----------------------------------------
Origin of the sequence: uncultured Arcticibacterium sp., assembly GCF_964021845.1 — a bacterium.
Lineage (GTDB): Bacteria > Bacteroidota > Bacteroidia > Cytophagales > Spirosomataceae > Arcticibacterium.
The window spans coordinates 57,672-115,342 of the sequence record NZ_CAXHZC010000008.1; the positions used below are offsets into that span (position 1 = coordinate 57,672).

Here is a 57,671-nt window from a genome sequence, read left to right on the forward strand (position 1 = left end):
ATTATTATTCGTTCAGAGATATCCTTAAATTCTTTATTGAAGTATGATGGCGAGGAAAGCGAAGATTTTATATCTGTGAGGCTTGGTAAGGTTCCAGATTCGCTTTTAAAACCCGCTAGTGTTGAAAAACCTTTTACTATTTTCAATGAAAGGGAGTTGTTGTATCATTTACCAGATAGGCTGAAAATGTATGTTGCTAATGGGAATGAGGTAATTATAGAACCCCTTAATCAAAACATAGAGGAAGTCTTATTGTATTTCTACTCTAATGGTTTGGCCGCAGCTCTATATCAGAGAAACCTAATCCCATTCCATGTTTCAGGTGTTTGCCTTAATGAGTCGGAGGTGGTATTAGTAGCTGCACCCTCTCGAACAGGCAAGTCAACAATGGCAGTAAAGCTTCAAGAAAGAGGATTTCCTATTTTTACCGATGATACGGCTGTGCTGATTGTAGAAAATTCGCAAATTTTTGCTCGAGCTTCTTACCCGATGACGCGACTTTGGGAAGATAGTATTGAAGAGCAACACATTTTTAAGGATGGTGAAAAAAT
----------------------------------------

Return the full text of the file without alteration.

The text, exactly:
Origin of the sequence: uncultured Arcticibacterium sp., assembly GCF_964021845.1 — a bacterium.
Lineage (GTDB): Bacteria > Bacteroidota > Bacteroidia > Cytophagales > Spirosomataceae > Arcticibacterium.
The window spans coordinates 57,672-115,342 of the sequence record NZ_CAXHZC010000008.1; the positions used below are offsets into that span (position 1 = coordinate 57,672).

Here is a 57,671-nt window from a genome sequence, read left to right on the forward strand (position 1 = left end):
ATTATTATTCGTTCAGAGATATCCTTAAATTCTTTATTGAAGTATGATGGCGAGGAAAGCGAAGATTTTATATCTGTGAGGCTTGGTAAGGTTCCAGATTCGCTTTTAAAACCCGCTAGTGTTGAAAAACCTTTTACTATTTTCAATGAAAGGGAGTTGTTGTATCATTTACCAGATAGGCTGAAAATGTATGTTGCTAATGGGAATGAGGTAATTATAGAACCCCTTAATCAAAACATAGAGGAAGTCTTATTGTATTTCTACTCTAATGGTTTGGCCGCAGCTCTATATCAGAGAAACCTAATCCCATTCCATGTTTCAGGTGTTTGCCTTAATGAGTCGGAGGTGGTATTAGTAGCTGCACCCTCTCGAACAGGCAAGTCAACAATGGCAGTAAAGCTTCAAGAAAGAGGATTTCCTATTTTTACCGATGATACGGCTGTGCTGATTGTAGAAAATTCGCAAATTTTTGCTCGAGCTTCTTACCCGATGACGCGACTTTGGGAAGATAGTATTGAAGAGCAACACATTTTTAAGGATGGTGAAAAAAT